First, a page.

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New York Issues Its Final Environmental Audit Incentive Policy

The New York State Department of Environmental Conservation (DEC) recently issued its final environmental audit policy, Commissioner Policy 59.  DEC encourages policy participation by waiving or reducing penalties for environmental violations that regulated entities discover through an environmental audit, and expeditiously report and correct.  Other incentives include avoidance of inspection priority, public recognition by DEC, and the ability to enroll in certain technical and financial assistance programs.  The incentives encourage companies to audit their operations and adopt effective approaches to curb environmental violations, such as implementing environmental management systems and pollution prevention. The policy will also seek to reward those entities that go “beyond compliance” by incorporating environmental management systems and pollution prevention into their operations.

The draft policy was previously discussed in May.  The final policy contains several differences from the draft policy, the most significant of which are as follows:

  • The final policy explains that qualifying environmental audit activities may include “a formal audit by a third-party; an informal compliance review by a facility employee; and a compliance assessment conducted pursuant to a facility’s environmental management system.”

  • The final policy specifies that “a regulated entity is deemed to have discovered the violation when any officer, director, employee, or agent of the facility knows or has reason to believe that a violation has, or may have, occurred.”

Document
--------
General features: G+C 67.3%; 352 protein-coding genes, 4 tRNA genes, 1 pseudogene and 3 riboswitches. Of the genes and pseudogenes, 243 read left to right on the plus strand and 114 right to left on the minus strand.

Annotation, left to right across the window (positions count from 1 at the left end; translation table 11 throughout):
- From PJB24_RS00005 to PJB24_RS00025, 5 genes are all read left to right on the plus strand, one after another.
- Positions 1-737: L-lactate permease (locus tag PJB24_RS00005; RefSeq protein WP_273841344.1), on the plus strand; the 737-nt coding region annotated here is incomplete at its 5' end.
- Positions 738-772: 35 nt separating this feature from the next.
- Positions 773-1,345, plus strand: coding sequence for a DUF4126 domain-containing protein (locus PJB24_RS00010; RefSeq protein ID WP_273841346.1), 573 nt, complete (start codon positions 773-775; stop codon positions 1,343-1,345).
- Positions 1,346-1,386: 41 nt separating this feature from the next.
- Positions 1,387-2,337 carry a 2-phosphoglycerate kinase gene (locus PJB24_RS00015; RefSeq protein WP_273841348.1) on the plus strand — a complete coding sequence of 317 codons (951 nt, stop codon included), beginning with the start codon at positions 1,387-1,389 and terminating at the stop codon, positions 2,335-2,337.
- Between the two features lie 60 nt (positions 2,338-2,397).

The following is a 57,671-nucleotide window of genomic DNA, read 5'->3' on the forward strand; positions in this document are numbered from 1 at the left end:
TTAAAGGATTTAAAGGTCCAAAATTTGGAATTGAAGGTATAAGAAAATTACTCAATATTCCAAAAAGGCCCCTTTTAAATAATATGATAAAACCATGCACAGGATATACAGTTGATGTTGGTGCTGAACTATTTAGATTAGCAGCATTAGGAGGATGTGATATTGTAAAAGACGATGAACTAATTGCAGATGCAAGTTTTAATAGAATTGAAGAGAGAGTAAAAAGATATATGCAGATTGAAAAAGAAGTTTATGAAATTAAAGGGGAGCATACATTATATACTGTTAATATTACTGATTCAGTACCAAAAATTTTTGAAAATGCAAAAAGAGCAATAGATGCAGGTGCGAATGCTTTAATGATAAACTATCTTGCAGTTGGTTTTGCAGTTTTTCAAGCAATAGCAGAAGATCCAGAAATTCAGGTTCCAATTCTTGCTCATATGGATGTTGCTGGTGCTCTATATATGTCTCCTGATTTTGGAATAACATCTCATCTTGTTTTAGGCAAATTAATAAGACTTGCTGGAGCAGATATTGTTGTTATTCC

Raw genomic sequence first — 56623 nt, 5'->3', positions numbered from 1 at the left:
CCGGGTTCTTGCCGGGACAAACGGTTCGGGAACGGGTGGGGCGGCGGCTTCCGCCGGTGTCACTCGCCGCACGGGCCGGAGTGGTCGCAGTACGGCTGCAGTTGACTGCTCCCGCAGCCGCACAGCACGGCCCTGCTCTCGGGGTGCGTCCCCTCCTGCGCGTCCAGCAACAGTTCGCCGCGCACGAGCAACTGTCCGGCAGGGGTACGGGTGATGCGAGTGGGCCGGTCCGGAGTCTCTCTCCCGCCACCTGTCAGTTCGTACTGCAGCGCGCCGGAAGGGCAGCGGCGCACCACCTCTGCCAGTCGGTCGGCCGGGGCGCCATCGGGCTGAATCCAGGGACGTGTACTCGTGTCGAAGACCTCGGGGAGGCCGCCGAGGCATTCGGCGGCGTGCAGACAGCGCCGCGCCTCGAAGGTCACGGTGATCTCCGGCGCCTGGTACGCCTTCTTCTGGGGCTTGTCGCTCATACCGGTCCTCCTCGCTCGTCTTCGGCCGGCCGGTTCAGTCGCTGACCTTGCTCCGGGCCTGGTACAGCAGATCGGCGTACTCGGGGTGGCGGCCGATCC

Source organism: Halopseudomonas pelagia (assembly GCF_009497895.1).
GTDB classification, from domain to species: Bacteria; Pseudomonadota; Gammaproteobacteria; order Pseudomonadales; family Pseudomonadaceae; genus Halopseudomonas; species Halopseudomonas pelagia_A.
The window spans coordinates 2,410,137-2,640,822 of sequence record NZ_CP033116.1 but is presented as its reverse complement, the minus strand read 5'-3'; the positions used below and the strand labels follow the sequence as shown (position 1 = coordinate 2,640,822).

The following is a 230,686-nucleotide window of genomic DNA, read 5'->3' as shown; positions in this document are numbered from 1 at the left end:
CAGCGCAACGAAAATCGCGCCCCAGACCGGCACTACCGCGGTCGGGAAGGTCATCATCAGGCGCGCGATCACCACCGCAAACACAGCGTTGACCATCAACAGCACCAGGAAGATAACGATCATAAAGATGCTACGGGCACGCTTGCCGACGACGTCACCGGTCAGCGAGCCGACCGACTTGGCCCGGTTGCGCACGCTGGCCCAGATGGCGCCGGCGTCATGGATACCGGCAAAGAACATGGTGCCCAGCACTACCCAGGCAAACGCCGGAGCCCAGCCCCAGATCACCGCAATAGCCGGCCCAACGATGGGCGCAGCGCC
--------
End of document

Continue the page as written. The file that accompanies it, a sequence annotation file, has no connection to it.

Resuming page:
• Eligibility under the policy will be determined by the Regional Office within 30 days of receipt of the disclosure.  The determination of eligibility does not extend the time frame for correcting the violation.

  • The final policy expands the group of violations that cannot take advantage of the policy to include a violation of a judicial or administrative order, and a violation of the terms of any response, removal or remedial action covered by a written agreement.

The final policy clearly aims for broad participation without softening DEC’s ability to enforce NY’s environmental laws against bad actors.  Businesses with New York operations should examine their environmental compliance programs and consider availing themselves of Commissioner Policy 59.

©2020 Greenberg Traurig, LLP. All rights reserved. National Law Review, Volume III, Number 301

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About this Author

Greenberg Traurig’s Environmental Practice assists clients across industries with issues surrounding the environmental and natural resource laws that impact their businesses. We assist in transactions, enforcement actions, litigation, regulatory compliance, crisis management, legacy cleanups, market access, and environmental policy challenges. Our team’s expansive geographic footprint and depth of experience provides effective solutions for clients facing environmental challenges.

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